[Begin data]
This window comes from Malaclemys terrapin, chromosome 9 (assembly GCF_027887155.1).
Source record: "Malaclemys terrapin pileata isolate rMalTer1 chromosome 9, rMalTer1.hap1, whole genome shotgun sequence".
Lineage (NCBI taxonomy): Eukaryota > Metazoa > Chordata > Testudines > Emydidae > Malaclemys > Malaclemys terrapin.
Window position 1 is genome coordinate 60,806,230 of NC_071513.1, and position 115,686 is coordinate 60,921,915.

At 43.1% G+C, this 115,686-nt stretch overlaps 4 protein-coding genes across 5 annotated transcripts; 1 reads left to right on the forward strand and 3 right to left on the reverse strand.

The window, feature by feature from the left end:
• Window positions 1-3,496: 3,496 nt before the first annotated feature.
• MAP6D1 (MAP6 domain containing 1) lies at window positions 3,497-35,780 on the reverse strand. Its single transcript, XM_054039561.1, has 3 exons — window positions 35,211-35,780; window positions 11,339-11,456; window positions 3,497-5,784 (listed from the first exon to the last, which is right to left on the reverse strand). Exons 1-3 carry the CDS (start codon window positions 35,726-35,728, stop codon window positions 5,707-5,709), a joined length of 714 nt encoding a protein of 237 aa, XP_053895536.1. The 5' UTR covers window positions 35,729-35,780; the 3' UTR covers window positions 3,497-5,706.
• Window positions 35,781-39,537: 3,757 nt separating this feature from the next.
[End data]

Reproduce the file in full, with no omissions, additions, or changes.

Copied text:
This window comes from Malaclemys terrapin, chromosome 9 (assembly GCF_027887155.1).
Source record: "Malaclemys terrapin pileata isolate rMalTer1 chromosome 9, rMalTer1.hap1, whole genome shotgun sequence".
Lineage (NCBI taxonomy): Eukaryota > Metazoa > Chordata > Testudines > Emydidae > Malaclemys > Malaclemys terrapin.
Window position 1 is genome coordinate 60,806,230 of NC_071513.1, and position 115,686 is coordinate 60,921,915.

At 43.1% G+C, this 115,686-nt stretch overlaps 4 protein-coding genes across 5 annotated transcripts; 1 reads left to right on the forward strand and 3 right to left on the reverse strand.

The window, feature by feature from the left end:
• Window positions 1-3,496: 3,496 nt before the first annotated feature.
• MAP6D1 (MAP6 domain containing 1) lies at window positions 3,497-35,780 on the reverse strand. Its single transcript, XM_054039561.1, has 3 exons — window positions 35,211-35,780; window positions 11,339-11,456; window positions 3,497-5,784 (listed from the first exon to the last, which is right to left on the reverse strand). Exons 1-3 carry the CDS (start codon window positions 35,726-35,728, stop codon window positions 5,707-5,709), a joined length of 714 nt encoding a protein of 237 aa, XP_053895536.1. The 5' UTR covers window positions 35,729-35,780; the 3' UTR covers window positions 3,497-5,706.
• Window positions 35,781-39,537: 3,757 nt separating this feature from the next.